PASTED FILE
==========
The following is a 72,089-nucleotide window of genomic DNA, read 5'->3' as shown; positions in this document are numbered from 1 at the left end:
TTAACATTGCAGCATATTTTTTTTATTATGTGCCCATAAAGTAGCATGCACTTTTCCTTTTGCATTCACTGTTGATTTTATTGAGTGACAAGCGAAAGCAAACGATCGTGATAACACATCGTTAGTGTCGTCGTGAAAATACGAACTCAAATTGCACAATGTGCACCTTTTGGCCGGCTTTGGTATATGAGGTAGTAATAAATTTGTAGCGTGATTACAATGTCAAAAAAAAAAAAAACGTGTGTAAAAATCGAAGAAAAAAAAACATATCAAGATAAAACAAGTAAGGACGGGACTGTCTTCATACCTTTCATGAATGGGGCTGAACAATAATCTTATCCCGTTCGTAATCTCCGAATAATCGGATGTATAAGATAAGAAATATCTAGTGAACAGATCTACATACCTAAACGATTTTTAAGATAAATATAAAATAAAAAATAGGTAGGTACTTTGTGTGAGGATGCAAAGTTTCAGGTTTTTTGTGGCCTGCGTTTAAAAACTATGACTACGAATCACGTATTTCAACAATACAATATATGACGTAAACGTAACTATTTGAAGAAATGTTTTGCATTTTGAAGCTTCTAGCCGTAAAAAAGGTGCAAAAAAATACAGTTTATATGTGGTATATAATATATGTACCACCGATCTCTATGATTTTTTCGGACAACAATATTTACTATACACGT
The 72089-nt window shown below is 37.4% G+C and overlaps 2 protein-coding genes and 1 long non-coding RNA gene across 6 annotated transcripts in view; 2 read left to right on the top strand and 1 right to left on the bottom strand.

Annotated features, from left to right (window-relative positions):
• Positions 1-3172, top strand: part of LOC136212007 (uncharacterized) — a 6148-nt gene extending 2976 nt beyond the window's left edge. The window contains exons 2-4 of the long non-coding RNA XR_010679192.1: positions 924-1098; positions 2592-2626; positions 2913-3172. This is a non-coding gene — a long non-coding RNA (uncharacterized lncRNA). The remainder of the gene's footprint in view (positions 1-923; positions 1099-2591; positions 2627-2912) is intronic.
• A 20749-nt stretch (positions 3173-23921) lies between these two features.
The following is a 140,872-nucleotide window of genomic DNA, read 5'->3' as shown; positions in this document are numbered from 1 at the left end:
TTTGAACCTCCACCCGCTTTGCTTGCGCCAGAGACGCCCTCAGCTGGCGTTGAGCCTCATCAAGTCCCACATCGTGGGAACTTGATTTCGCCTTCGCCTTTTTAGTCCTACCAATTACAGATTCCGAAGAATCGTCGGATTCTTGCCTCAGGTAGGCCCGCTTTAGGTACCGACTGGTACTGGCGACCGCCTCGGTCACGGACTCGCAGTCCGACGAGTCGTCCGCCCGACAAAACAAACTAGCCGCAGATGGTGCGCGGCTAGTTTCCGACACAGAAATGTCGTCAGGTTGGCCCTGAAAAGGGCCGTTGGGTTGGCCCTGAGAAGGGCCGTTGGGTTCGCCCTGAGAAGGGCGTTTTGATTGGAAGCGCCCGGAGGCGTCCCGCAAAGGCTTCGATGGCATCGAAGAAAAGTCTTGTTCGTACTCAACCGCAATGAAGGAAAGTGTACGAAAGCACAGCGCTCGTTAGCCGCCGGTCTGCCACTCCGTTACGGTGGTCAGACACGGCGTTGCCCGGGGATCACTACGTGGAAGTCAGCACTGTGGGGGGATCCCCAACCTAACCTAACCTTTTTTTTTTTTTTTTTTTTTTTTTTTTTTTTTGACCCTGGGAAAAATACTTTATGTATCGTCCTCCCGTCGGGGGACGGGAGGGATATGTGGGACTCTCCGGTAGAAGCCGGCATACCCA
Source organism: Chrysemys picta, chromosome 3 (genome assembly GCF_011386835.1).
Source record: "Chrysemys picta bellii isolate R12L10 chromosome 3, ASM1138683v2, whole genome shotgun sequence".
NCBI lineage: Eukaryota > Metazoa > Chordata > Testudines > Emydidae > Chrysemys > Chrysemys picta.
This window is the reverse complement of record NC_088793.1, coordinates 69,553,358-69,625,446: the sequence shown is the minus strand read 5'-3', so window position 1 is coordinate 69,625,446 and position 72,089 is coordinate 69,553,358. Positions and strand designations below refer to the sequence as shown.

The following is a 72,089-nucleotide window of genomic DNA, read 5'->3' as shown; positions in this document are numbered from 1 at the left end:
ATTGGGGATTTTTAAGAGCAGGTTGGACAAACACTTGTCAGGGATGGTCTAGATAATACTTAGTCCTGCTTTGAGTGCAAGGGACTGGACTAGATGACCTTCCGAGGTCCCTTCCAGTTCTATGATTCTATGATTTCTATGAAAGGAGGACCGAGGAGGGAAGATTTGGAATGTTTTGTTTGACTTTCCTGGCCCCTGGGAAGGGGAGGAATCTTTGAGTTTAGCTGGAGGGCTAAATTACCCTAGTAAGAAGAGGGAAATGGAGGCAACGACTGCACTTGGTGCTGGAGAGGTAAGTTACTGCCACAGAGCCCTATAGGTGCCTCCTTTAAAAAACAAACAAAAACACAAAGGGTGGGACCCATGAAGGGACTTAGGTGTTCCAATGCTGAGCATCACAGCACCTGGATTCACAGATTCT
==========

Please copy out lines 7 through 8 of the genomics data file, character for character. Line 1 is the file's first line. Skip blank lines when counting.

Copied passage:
The following is a 140,872-nucleotide window of genomic DNA, read 5'->3' as shown; positions in this document are numbered from 1 at the left end:
TTTGAACCTCCACCCGCTTTGCTTGCGCCAGAGACGCCCTCAGCTGGCGTTGAGCCTCATCAAGTCCCACATCGTGGGAACTTGATTTCGCCTTCGCCTTTTTAGTCCTACCAATTACAGATTCCGAAGAATCGTCGGATTCTTGCCTCAGGTAGGCCCGCTTTAGGTACCGACTGGTACTGGCGACCGCCTCGGTCACGGACTCGCAGTCCGACGAGTCGTCCGCCCGACAAAACAAACTAGCCGCAGATGGTGCGCGGCTAGTTTCCGACACAGAAATGTCGTCAGGTTGGCCCTGAAAAGGGCCGTTGGGTTGGCCCTGAGAAGGGCCGTTGGGTTCGCCCTGAGAAGGGCGTTTTGATTGGAAGCGCCCGGAGGCGTCCCGCAAAGGCTTCGATGGCATCGAAGAAAAGTCTTGTTCGTACTCAACCGCAATGAAGGAAAGTGTACGAAAGCACAGCGCTCGTTAGCCGCCGGTCTGCCACTCCGTTACGGTGGTCAGACACGGCGTTGCCCGGGGATCACTACGTGGAAGTCAGCACTGTGGGGGGATCCCCAACCTAACCTAACCTTTTTTTTTTTTTTTTTTTTTTTTTTTTTTTTTGACCCTGGGAAAAATACTTTATGTATCGTCCTCCCGTCGGGGGACGGGAGGGATATGTGGGACTCTCCGGTAGAAGCCGGCATACCCA